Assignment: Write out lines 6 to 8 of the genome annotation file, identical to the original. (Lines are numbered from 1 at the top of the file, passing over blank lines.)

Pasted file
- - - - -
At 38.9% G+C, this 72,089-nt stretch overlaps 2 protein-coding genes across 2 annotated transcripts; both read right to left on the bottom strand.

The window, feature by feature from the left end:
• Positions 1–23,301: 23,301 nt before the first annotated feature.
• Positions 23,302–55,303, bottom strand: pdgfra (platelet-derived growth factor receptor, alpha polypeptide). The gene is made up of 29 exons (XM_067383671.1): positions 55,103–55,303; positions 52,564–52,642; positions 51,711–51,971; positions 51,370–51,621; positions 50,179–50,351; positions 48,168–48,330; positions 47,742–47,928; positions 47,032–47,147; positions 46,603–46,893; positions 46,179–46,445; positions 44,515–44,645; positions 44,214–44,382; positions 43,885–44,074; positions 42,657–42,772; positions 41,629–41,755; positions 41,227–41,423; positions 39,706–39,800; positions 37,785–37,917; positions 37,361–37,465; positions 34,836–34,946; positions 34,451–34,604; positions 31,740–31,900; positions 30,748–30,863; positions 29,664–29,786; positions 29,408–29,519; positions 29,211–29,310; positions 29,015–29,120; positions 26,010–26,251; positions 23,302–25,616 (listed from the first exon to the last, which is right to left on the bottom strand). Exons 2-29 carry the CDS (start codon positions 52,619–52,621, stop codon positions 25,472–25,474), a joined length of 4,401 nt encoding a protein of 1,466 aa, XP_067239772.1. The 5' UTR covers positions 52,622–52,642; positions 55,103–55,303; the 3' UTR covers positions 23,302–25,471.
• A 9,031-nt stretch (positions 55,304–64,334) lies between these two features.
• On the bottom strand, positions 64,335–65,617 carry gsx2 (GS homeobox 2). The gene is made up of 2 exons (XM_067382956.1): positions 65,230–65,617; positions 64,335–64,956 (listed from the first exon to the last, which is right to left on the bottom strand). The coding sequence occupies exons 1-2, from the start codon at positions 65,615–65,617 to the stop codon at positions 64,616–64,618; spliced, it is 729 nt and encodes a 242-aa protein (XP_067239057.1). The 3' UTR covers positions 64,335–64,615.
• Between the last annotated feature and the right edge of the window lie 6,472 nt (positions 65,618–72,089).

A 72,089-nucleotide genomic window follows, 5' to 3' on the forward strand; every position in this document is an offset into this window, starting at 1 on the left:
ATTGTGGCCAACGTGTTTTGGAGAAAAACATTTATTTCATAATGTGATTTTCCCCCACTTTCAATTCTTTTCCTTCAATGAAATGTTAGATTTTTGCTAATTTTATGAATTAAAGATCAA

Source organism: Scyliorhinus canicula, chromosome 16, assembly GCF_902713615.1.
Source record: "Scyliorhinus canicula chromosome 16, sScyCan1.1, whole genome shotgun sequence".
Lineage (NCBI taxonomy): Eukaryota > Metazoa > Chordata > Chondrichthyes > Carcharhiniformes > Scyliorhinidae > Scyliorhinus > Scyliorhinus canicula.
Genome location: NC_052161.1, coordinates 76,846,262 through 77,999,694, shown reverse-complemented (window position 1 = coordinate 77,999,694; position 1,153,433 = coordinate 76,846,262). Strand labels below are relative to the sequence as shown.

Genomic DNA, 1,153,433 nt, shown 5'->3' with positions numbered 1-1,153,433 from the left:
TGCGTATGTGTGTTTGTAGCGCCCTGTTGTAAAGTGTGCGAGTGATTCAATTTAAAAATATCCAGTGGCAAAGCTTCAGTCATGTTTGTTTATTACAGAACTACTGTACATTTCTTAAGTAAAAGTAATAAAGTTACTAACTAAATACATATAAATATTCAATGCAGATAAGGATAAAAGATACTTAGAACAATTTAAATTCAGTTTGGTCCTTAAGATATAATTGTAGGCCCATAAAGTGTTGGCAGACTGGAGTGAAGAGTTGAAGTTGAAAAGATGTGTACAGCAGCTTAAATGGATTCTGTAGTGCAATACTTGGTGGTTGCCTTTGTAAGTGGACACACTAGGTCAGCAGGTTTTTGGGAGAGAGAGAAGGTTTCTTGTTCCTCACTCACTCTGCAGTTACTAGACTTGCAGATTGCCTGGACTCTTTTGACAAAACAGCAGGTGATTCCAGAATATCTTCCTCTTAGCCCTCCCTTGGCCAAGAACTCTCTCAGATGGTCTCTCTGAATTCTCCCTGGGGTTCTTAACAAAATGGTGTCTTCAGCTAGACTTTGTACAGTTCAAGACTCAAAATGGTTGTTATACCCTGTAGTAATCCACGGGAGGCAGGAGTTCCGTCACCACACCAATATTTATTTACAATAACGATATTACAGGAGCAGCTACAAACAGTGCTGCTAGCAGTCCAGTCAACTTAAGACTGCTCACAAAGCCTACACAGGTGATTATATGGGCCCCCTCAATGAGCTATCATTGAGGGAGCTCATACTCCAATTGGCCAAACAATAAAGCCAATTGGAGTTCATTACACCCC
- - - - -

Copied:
• On the bottom strand, positions 64,335–65,617 carry gsx2 (GS homeobox 2). The gene is made up of 2 exons (XM_067382956.1): positions 65,230–65,617; positions 64,335–64,956 (listed from the first exon to the last, which is right to left on the bottom strand). The coding sequence occupies exons 1-2, from the start codon at positions 65,615–65,617 to the stop codon at positions 64,616–64,618; spliced, it is 729 nt and encodes a 242-aa protein (XP_067239057.1). The 3' UTR covers positions 64,335–64,615.
• Between the last annotated feature and the right edge of the window lie 6,472 nt (positions 65,618–72,089).

A 72,089-nucleotide genomic window follows, 5' to 3' on the forward strand; every position in this document is an offset into this window, starting at 1 on the left: